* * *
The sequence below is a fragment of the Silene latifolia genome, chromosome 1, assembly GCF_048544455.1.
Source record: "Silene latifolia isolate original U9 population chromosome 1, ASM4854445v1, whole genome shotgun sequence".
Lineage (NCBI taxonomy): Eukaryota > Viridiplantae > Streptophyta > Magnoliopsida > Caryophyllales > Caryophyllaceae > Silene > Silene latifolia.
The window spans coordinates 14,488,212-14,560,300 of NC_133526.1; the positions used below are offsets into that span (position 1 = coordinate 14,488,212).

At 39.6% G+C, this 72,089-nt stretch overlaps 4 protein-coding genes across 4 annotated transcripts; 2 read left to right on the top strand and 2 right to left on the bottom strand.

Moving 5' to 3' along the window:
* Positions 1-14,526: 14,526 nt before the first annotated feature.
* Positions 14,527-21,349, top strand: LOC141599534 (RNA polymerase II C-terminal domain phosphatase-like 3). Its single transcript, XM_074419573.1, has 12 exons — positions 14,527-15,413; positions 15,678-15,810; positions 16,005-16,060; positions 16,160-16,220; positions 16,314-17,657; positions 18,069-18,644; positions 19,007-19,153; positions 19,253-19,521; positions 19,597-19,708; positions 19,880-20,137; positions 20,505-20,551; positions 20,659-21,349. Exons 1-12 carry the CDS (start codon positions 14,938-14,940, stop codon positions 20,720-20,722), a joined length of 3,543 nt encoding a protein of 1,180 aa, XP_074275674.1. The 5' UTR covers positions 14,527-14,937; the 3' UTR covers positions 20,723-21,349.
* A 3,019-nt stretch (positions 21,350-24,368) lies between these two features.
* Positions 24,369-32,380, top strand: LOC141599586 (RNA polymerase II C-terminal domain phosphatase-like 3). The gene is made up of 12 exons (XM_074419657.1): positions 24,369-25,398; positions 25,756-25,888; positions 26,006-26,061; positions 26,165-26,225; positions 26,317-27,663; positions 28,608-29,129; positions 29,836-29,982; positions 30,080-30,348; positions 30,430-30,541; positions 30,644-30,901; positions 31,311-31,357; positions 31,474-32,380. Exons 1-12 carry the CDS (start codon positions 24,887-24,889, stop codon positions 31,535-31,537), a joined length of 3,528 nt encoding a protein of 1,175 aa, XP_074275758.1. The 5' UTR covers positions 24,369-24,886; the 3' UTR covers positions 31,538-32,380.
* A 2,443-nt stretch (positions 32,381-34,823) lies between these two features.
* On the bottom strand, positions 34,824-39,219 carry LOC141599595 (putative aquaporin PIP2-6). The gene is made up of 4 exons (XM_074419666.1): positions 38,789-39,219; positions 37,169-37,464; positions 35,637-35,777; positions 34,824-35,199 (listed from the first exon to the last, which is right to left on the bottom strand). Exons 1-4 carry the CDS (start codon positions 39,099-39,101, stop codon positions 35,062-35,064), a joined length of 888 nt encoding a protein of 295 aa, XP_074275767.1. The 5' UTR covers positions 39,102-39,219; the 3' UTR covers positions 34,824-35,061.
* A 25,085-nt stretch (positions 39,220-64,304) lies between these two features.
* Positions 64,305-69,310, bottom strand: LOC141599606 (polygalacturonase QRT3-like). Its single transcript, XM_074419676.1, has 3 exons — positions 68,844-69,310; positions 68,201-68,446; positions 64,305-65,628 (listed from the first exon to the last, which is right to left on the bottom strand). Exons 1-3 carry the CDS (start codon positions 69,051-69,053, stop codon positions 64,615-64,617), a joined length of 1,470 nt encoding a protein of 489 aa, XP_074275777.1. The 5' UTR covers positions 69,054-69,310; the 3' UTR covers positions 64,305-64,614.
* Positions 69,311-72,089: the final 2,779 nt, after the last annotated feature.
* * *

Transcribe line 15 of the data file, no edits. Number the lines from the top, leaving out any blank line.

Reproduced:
* Positions 69,311-72,089: the final 2,779 nt, after the last annotated feature.